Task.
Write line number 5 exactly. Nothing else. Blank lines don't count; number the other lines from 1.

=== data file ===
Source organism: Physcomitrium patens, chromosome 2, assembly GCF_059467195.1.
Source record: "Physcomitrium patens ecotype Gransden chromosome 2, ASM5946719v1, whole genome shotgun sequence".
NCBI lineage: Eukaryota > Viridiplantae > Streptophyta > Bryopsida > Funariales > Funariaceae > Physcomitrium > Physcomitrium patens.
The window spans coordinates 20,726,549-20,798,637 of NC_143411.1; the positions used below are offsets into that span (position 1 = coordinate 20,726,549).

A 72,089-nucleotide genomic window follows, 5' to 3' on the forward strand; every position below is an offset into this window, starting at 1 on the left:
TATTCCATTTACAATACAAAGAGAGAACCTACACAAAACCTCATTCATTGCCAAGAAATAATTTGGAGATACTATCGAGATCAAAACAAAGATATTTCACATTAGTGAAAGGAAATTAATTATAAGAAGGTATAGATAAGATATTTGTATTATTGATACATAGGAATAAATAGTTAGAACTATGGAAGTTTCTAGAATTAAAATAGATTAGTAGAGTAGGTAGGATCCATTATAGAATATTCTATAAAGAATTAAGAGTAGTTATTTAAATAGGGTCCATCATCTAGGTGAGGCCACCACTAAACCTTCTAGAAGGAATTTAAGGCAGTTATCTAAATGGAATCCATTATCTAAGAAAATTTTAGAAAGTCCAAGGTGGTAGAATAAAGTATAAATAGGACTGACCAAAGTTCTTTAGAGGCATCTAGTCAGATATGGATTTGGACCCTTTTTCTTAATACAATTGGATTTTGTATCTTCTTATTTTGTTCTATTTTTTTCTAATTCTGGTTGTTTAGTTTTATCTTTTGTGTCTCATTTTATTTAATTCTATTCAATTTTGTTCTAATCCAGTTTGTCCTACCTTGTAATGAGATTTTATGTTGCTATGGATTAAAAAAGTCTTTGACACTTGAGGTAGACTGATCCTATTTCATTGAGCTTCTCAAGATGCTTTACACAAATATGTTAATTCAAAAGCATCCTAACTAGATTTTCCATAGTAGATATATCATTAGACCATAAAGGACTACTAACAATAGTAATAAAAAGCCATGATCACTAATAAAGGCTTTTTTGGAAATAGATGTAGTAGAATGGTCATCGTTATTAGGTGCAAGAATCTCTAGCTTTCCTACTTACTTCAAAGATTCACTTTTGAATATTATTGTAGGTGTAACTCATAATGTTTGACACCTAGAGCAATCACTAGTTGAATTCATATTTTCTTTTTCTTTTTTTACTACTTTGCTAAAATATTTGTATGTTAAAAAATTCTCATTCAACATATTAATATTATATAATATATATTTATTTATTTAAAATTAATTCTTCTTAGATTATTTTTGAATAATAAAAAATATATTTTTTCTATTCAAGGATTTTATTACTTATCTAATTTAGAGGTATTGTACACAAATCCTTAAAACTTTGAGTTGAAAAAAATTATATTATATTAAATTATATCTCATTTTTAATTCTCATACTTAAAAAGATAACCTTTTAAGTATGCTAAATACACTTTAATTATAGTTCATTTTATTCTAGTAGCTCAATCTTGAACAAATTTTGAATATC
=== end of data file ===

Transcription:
A 72,089-nucleotide genomic window follows, 5' to 3' on the forward strand; every position below is an offset into this window, starting at 1 on the left: